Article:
Reporters on the Job
Attuned: Nothing about Bob Marquand's story on music in China (page 1) turned out the way he thought it would. Bob wanted to look at music in Shanghai partly because of a 1980 documentary: "From Mao to Mozart: Isaac Stern in China." A look at a relationship between a famous conservatory and symphony didn't work. He couldn't get enough material on child orchestras in Shanghai, nor on child prodigies in China.
But what stood out clearly, Bob says, is that the piano has become a hugely popular instrument among people who never played it before.
Bob says his walk into the Shanghai Conservatory - a 17-story, very narrow building - was most insightful. He arrived on final-exam day, and sat in a very old, mildewy auditorium. He watched for an hour as a stream of woodwind and brass musicians came in to play. "It was just this splendid concert, completely unanticipated," Bob says.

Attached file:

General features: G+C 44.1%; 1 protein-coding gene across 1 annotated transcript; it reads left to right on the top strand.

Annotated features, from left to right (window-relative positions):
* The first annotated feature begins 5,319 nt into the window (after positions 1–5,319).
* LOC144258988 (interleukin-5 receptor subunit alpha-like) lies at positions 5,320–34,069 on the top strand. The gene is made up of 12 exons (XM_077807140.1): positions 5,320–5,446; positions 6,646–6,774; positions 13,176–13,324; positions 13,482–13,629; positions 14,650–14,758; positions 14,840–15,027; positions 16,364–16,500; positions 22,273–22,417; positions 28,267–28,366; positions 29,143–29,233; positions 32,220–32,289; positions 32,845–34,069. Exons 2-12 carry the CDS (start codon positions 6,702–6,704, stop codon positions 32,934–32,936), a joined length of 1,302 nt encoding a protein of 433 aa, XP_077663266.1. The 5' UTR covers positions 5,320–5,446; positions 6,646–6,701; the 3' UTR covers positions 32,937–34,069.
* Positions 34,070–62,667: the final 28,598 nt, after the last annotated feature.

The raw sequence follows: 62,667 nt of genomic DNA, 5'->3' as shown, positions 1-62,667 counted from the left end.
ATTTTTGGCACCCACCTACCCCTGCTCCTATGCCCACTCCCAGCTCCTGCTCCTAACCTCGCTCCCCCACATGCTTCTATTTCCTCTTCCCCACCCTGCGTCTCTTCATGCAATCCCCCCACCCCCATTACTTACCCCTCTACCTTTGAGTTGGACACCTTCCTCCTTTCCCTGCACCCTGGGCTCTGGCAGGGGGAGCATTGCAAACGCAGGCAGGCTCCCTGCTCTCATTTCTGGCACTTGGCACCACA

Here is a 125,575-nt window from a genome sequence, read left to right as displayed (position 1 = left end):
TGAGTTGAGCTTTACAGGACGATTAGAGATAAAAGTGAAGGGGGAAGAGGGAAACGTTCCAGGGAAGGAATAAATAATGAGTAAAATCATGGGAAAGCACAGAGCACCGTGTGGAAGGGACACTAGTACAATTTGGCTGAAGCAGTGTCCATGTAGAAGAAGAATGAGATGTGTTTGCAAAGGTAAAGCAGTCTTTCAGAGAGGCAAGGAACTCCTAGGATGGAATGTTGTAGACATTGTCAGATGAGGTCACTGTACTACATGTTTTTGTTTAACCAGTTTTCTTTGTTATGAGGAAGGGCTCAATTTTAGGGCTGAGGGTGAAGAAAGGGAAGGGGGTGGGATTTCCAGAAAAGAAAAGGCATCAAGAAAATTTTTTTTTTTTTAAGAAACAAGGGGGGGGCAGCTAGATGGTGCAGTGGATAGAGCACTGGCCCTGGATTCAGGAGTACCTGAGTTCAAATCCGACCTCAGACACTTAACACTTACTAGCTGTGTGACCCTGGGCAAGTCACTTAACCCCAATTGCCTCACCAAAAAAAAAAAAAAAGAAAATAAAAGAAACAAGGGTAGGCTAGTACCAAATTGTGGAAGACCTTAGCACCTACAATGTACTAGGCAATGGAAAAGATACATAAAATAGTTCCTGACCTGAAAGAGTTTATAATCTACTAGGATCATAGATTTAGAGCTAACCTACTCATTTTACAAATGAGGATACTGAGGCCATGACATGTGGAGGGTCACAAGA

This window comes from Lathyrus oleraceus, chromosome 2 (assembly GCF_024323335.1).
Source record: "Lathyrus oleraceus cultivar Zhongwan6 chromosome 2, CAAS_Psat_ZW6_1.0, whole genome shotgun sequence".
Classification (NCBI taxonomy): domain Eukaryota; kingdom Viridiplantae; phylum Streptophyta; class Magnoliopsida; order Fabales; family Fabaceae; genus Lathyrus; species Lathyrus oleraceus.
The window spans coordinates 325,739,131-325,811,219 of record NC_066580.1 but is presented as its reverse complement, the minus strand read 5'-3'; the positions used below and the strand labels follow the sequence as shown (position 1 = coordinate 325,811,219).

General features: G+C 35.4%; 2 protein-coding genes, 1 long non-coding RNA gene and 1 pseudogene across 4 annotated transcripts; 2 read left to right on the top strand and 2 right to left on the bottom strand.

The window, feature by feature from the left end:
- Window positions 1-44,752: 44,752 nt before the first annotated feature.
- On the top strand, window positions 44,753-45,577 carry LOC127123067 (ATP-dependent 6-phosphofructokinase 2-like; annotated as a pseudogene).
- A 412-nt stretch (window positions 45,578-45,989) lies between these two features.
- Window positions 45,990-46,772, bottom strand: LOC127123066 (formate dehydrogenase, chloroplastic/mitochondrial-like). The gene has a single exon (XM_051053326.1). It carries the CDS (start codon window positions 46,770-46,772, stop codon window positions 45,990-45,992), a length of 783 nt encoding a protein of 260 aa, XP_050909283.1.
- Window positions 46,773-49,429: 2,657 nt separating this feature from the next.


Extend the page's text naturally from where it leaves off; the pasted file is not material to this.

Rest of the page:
"One of the delights was listening to a young Chinese woman playing Ravel and Debussy - French composers whom I always considered aesthetes," Bob says. "The young Chinese woman played with such passion, such soul, that I could see a whole new dimension in the artists."
Cameron the courier: To report today's story on Israeli and Palestinian perceptions of the cease-fire (page 1), the Monitor's Cameron Barr went to see the acting mayor of Beit Jala, Degaulle Hodari. Mr. Hodari credited both sides for holding to the cease-fire, but complained about the Israelis' enduring "closure" of the Palestinian territories.
As a result, he said, he couldn't visit the Spanish consulate in Jerusalem to apply for a visa, and asked if Cameron wouldn't mind taking the passport to the consulate on his behalf. Cameron agreed to play courier.
(c) Copyright 2001. The Christian Science Monitor